The first cycads existed during the time of the dinosaurs, during the Jurassic period. The kinds of cycads that are alive today have been around for 12 million years.

They look like a cross between a fern and a palm tree, and they can take hundreds of years to grow to their full size.

Southeast Europe storm 26 January 2012
Environment News Science

Europe In The Grip Of A Cold Snap

Some countries in Europe are experiencing a bitterly cold winter.

Ukraine, in eastern Europe, has been especially hard hit. More than 100 people have died there in the last week, as temperatures dropped as low as -30C. Many of the people who froze to death were homeless people living in the city’s capital, Kiev.

In Bosnia-Herzegovina, there have been avalanches and strong winds. The country declared a state of emergency.

One woman in Croatia had to have neighbours help her give birth to her baby after the ambulance could not reach her because of a blizzard. She later named her baby Snjezana, which is Snow White in Croatian.

Truck in Thai flood, 2011
Environment News

TKN Exclusive: How Thailand’s Floods Have Affected Me

Nat Atherton is a Canadian living and working in Thailand. He gave TKN a first-hand account of the day-to-day havoc this year’s floods have caused.

The flooding here has been horrible. It hasn’t yet come into the centre of the capital (Bangkok), where I live, but has affected many of the people I work with.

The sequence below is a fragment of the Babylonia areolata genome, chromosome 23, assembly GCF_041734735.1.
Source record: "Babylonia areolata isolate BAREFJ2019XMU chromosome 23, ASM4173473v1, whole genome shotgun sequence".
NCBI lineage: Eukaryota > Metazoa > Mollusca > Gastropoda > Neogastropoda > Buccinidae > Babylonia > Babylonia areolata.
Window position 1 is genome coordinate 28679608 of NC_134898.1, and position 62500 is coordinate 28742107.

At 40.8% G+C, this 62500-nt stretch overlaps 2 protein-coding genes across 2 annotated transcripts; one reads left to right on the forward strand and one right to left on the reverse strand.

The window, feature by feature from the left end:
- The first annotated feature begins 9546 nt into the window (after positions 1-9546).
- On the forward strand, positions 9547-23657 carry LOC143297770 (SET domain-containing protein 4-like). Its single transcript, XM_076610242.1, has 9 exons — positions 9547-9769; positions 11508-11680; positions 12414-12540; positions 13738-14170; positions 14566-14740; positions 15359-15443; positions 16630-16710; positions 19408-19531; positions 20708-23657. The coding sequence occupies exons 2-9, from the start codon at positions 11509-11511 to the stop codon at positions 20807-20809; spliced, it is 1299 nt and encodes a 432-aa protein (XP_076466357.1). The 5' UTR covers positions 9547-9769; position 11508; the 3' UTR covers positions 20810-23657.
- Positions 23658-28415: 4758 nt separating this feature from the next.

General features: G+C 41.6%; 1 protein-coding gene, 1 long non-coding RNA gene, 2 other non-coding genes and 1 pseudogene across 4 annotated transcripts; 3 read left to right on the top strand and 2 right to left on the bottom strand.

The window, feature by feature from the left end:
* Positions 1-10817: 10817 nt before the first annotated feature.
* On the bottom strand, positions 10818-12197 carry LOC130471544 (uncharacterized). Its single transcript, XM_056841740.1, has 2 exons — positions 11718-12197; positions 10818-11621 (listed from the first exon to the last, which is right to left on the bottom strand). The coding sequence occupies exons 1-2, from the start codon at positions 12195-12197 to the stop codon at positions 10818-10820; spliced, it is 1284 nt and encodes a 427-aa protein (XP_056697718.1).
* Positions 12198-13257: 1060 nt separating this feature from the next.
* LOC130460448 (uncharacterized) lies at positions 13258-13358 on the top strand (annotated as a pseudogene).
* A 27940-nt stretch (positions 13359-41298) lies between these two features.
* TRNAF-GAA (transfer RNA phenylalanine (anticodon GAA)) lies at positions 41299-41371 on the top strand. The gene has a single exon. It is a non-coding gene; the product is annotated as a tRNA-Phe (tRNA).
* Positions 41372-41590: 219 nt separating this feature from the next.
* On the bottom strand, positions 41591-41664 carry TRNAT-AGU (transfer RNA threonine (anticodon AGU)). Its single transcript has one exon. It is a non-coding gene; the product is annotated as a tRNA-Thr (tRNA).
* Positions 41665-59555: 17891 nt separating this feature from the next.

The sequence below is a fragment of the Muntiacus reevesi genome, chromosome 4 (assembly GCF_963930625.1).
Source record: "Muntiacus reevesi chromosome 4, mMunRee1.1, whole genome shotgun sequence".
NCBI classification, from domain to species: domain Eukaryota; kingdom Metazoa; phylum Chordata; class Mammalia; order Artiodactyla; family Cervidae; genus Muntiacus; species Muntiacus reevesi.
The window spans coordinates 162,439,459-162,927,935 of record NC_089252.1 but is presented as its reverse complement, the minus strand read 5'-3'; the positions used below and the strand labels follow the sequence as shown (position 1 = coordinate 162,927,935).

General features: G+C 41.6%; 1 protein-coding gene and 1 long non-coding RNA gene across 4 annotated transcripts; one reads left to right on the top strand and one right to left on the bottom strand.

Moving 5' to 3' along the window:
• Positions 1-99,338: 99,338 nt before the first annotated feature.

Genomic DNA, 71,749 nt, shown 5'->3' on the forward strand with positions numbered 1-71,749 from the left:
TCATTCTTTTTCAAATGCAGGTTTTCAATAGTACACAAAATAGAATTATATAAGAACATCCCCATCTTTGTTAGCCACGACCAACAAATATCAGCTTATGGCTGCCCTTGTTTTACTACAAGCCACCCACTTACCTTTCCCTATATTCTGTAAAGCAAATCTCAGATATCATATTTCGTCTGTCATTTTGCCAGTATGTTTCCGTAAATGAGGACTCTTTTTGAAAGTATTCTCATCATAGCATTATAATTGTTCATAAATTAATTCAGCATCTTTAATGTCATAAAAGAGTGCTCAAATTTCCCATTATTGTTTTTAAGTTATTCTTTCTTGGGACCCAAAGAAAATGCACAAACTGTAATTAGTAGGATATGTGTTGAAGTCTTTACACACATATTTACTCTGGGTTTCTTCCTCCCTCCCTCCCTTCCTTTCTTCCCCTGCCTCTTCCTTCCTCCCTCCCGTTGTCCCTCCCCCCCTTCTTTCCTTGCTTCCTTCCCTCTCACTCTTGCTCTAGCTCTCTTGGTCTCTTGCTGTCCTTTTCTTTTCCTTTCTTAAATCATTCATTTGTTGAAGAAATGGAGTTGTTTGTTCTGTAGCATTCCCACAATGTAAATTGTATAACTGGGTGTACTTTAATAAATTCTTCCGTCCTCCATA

Many of the poorer Thais live in the surrounding areas, which are flooded chest deep (1.5 metres) in some places.

I know a great many people who have lost their houses.

Many others haven’t been able to go home to check on their homes since rivers of dirty water separate their work from their houses.

Many well-known tourist districts have also been affected, including the world’s largest outdoor market, Chatuchak.

Shark Lagoon at the proposed Toronto Aquarium
Animals Entertainment Environment

New Toronto Aquarium — 13,500 Creatures, Shark Tunnel

The people who are building a huge new aquarium in downtown Toronto have released some exciting new details about it.

Ripley’s Entertainment Corporation – which publishes Ripley’s Believe It Or Not – plans to open the aquarium in 2013.

It will be one of the largest aquariums in North America.

It will be located near the base of the CN Tower.

More than 13,500 underwater creatures from around the world will be on display at the aquarium.

There will be exhibits on jellyfish, seahorses, stingrays, the Great Lakes, tropical reefs and more.

The aquarium is designed to be fully interactive.